Earlier this month, U.S. Attorney General Jeff Sessions announced that the federal government would be implementing a new pilot program designed to target fraud and abuse involving prescription opioid medications. The Department of Justice’s (DOJ) new Opioid Fraud and Abuse Detection Unit will initially target twelve regions around the country, including Central North Carolina.
According to a press release issued by the DOJ:
“[T]he new Opioid Fraud and Abuse Detection Unit will focus specifically on opioid-related health care fraud using data to identify and prosecute individuals that are contributing to this prescription opioid epidemic. . . . [The DOJ] will fund twelve experienced Assistant United States Attorneys for a three year term to focus solely on investigating and prosecuting health care fraud related to prescription opioids, including pill mill schemes and pharmacies that unlawfully divert or dispense prescription opioids for illegitimate purposes.”
Federal Health Care Fraud and Opioid Prescriptions
Also according to the press release, the DOJ intends to target two specific forms of prescription drug fraud involving opioid medications: (i) physicians issuing illegal opioid prescriptions for profit, and (ii) pharmacists dispensing opioid medications pursuant to fraudulent prescriptions. The prosecutors on the Opioid Fraud and Abuse Detection Unit will be relying data analytics and working with agents from the Drug Enforcement Agency (DEA), the Federal Bureau of Investigation (FBI), the Department of Health and Human Services (DHHS) and local law enforcement to identify targets for investigation. Healthcare providers and pharmacists found responsible for illegally distributing opioid medications can face severe civil and criminal penalties, including: fines, damages, loss of government program eligibility, and even federal incarceration.
Some of the most-commonly-prescribed opioid medications include:
Factors the Opioid Fraud and Abuse Detection Unit will consider in deciding whether to prosecute providers include: “which physicians are writing opioid prescriptions at a rate that far exceeds their peers; how many of a doctor’s patients died within 60 days of an opioid prescription; the average age of the patients receiving these prescriptions; pharmacies that are dispensing disproportionately large amounts of opioids; and regional hot spots for opioid issues.”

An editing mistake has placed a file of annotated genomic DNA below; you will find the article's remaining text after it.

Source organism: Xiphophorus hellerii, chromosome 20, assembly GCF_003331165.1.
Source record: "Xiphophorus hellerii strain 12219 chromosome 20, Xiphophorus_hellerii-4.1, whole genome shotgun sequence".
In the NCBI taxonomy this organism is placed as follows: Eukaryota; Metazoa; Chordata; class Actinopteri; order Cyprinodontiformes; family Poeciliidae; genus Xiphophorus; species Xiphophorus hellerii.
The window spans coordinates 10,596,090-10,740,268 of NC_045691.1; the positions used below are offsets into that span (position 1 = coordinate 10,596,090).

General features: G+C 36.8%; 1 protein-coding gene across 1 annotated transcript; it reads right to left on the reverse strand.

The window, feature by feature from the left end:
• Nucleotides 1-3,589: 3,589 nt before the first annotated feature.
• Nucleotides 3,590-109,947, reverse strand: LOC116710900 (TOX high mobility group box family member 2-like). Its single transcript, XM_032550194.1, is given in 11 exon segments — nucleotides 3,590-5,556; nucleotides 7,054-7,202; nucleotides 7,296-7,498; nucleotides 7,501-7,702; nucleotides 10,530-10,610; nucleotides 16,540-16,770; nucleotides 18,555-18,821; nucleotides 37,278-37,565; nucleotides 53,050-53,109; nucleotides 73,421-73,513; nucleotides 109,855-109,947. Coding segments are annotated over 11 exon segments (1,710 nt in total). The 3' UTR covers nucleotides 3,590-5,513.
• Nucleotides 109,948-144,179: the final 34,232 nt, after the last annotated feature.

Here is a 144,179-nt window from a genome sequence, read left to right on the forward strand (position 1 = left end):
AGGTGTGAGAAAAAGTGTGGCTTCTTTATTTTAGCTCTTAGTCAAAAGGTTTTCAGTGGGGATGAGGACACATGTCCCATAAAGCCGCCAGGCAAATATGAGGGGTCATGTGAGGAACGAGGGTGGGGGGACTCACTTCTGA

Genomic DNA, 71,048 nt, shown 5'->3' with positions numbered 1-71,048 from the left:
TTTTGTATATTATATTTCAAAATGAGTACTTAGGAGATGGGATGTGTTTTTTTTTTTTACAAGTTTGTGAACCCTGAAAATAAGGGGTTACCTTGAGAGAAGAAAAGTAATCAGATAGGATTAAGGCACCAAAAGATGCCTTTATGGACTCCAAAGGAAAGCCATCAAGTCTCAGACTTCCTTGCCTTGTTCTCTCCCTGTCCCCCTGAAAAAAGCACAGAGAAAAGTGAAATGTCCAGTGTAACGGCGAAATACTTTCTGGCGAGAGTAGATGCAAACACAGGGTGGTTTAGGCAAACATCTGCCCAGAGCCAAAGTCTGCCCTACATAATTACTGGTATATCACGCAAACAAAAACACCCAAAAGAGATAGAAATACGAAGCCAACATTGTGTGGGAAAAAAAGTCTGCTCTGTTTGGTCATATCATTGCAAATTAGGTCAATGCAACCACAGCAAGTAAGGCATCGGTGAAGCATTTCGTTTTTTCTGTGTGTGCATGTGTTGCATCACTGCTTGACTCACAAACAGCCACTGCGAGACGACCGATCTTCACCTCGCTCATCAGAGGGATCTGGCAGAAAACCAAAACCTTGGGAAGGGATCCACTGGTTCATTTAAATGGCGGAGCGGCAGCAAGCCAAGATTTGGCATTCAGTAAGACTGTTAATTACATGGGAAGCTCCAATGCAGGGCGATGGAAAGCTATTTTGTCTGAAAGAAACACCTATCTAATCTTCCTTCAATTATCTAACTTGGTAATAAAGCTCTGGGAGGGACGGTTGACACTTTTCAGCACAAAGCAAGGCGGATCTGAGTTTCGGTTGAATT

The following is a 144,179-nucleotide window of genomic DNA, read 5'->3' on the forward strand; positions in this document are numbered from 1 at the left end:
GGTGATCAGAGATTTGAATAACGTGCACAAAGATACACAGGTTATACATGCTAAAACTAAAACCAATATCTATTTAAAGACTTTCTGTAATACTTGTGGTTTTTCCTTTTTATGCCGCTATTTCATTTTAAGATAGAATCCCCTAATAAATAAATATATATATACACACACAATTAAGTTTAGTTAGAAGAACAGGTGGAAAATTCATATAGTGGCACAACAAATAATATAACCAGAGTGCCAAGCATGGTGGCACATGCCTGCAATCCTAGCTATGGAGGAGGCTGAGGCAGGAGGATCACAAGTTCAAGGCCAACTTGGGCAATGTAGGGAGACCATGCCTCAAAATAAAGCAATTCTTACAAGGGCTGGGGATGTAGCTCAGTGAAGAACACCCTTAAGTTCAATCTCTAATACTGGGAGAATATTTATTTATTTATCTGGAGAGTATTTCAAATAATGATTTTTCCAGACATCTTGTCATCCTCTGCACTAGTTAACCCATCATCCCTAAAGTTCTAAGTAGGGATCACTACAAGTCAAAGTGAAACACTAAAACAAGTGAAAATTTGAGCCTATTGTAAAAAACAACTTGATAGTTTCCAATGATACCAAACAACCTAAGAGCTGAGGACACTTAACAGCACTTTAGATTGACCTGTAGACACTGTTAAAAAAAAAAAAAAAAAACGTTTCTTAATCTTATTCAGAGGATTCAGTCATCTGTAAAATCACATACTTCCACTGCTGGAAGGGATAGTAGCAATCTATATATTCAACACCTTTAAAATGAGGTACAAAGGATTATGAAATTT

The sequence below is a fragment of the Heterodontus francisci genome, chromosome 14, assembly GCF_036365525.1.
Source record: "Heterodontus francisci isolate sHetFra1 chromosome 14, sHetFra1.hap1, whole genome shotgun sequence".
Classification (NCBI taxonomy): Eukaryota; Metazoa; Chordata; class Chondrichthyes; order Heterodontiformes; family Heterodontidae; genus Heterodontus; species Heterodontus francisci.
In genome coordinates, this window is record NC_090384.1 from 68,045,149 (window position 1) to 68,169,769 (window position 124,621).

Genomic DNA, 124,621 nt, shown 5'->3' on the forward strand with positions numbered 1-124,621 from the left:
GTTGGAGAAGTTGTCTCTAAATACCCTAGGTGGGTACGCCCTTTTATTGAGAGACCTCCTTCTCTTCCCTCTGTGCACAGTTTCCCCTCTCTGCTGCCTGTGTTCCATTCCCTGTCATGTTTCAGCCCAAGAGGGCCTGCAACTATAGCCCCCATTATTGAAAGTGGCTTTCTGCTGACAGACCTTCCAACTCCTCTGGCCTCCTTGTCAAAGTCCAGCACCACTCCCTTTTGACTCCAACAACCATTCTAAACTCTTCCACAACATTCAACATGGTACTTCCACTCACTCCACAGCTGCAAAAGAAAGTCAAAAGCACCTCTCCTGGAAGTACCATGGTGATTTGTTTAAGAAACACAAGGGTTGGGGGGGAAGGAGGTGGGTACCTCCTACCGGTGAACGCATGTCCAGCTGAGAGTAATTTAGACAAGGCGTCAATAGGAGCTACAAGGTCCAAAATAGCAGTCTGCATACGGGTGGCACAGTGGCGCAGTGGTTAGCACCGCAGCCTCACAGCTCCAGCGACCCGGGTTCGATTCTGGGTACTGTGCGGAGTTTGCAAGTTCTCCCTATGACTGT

Federal Efforts to Be Supplemented by New North Carolina Prescription Pain Killer Law
In June, North Carolina Governor Roy Cooper signed the Strengthen Opioid Misuse Prevention Act (the “STOP Act”) into law. The STOP Act establishes new limits on opioid prescriptions and enhances the reporting requirements for physicians who prescribe opioids in the state. The law also creates new obligations for pharmacies, hospices and other providers, and imposes civil penalties for certain reporting violations. In addition, physicians can risk losing their medical licenses if they fail to report violations of the new law.
Contact Cheshire Parker Schneider & Bryan, PLLC
The health care fraud and drug crime attorneys at Cheshire Parker Schneider & Bryan, PLLC provide experienced legal representation for providers facing audits, investigations and prosecution. If your business or practice is being targeted by state or federal law enforcement, call (919) 833-3114 or contact us online to speak with a lawyer in our Raleigh, NC offices today.